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Folk metal is all about melody. But unfortunately it’s not always all about metal. I should know, I own some of the stuff. It’s not bad at all. But in my book only two bands can do both folk and metal: Elvenking and Wuthering Heights.
If Elvenking is pagan forest folk metal, then Wuthering Heights is the lonely wanderer kind. Elvenking I’ve reviewed elsewhere as underrated full stop. Wuthering Heights is likewise a hundred times the folk and/or power metal band that the majority of clone bands are.
“The Nevershining Stones” has concert favourite written all over it. This one’s in a hurry with riffing that slices its way like a sword through a forest backed up by a flawless old school metal gallop. “Dancer In The Light” threatens to do a slow motion goth metal turn before the lights go up and you get the strangest little melody dancing all over the place. In other words a glimpse of prog, but a chorus (a REAL chorus) all the same.
“Lost Realms” is 8 minutes long and tailor made prog for people who don’t like prog. In fact for people who despise prog. How do they manage to pull this miracle off? Melody and lots of it, and all woven into solos that actually add to the song. Not a note of pointless jamming in sight.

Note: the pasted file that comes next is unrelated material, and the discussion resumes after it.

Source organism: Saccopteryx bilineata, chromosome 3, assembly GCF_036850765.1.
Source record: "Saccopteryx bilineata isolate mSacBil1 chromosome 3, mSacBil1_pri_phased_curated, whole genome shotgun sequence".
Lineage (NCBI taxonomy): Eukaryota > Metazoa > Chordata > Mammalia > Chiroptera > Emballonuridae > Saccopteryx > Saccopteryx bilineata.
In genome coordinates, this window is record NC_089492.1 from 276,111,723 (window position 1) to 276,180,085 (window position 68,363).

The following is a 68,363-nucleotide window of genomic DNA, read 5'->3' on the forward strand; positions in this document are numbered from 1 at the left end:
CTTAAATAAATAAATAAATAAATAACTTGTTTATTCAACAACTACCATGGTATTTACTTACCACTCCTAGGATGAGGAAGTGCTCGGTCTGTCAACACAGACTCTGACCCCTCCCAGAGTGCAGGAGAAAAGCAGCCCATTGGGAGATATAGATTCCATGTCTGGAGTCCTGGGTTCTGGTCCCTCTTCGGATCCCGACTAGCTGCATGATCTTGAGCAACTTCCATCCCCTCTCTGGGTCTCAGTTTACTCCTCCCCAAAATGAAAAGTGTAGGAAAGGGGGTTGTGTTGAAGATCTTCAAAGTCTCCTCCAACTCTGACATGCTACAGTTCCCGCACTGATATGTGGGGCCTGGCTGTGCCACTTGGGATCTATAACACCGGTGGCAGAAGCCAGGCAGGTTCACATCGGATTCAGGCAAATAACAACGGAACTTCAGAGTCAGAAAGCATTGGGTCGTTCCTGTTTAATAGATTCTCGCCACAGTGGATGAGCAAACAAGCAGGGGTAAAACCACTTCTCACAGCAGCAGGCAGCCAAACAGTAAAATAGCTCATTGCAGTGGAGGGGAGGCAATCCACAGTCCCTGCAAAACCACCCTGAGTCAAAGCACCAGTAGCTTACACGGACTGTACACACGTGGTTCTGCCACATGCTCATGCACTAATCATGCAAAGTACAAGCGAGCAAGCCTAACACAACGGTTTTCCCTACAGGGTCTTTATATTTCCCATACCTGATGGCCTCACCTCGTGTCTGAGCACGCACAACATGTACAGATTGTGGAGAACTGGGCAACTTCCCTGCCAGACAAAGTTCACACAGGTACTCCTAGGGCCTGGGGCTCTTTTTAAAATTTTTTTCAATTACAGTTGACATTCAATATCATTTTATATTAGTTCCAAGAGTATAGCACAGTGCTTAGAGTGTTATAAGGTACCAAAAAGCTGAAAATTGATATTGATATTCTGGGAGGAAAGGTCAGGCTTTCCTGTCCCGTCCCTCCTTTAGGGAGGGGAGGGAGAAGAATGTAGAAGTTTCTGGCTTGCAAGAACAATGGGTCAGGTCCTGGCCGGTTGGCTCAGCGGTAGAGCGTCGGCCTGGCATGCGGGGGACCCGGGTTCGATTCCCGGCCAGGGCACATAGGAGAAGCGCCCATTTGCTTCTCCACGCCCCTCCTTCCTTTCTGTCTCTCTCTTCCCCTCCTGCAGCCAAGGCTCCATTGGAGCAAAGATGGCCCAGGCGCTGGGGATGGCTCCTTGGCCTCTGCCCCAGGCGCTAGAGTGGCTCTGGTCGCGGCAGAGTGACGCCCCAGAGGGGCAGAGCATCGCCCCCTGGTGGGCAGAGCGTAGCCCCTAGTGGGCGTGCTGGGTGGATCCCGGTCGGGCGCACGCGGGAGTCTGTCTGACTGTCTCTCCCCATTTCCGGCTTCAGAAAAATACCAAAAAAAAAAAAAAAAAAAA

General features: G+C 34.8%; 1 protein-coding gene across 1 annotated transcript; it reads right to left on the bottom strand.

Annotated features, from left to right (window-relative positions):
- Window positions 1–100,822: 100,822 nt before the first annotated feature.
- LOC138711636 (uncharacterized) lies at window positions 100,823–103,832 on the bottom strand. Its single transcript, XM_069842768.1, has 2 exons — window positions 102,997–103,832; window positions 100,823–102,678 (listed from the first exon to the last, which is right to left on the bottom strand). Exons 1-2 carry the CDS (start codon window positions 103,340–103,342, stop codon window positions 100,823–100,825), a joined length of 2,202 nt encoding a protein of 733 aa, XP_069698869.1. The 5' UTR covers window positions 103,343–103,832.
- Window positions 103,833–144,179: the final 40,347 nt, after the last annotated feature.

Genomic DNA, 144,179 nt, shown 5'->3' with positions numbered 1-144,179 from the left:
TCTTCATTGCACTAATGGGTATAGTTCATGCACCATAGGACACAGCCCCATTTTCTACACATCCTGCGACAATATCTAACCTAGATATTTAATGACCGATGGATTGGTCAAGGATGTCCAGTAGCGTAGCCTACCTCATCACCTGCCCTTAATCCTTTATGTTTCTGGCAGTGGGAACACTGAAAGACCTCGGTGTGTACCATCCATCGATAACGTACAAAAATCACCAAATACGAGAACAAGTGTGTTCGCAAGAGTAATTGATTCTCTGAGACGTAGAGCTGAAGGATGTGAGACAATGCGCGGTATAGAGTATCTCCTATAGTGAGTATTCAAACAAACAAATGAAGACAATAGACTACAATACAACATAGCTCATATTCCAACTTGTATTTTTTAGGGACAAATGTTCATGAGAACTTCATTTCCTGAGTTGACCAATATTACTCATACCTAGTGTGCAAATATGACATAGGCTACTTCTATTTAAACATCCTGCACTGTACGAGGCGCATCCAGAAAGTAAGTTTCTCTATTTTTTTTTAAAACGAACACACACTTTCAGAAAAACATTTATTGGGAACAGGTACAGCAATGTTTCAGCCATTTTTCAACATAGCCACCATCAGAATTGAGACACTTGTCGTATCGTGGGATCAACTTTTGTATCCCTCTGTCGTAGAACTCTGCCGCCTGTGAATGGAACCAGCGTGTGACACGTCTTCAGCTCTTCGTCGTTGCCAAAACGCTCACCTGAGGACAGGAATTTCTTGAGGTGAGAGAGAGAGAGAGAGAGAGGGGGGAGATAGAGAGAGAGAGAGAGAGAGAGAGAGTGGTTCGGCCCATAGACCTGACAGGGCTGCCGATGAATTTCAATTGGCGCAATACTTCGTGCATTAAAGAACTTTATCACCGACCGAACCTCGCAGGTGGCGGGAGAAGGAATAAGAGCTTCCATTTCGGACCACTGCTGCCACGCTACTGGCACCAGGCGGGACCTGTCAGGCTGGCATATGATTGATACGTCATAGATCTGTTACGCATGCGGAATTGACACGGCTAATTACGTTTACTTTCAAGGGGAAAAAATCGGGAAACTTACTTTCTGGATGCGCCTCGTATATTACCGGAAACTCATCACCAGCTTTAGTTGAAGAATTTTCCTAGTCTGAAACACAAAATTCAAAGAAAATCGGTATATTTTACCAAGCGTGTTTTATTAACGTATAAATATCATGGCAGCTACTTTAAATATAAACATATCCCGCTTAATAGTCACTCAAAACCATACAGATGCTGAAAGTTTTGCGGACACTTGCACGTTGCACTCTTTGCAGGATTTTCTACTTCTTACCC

“A Sinner’s Confession” unfolds in 3 parts, and is yet another example of how to pull off prog without anyone noticing. The music is catchy in the same way that a folk song repeats in your head, or a power metal hook that won’t let go. This song somehow manages to do both. And boy is this one angry, bitter and very, very heavy number. ‘See Tomorrow Shine’ is nowhere near as harsh, but every bit as catchy. The power metal element momentarily takes back the speed metal mantle - and the wanderer is back on the run.
‘To Travel For Evermore’ is actually the second album of the wanderer trilogy. The third album is the masterpiece of the three, but the basic fact is that you need all three to get a complete picture of what’s going on here. But this is the release that marks the moment Wuthering Heights really arrived as a force in folk metal.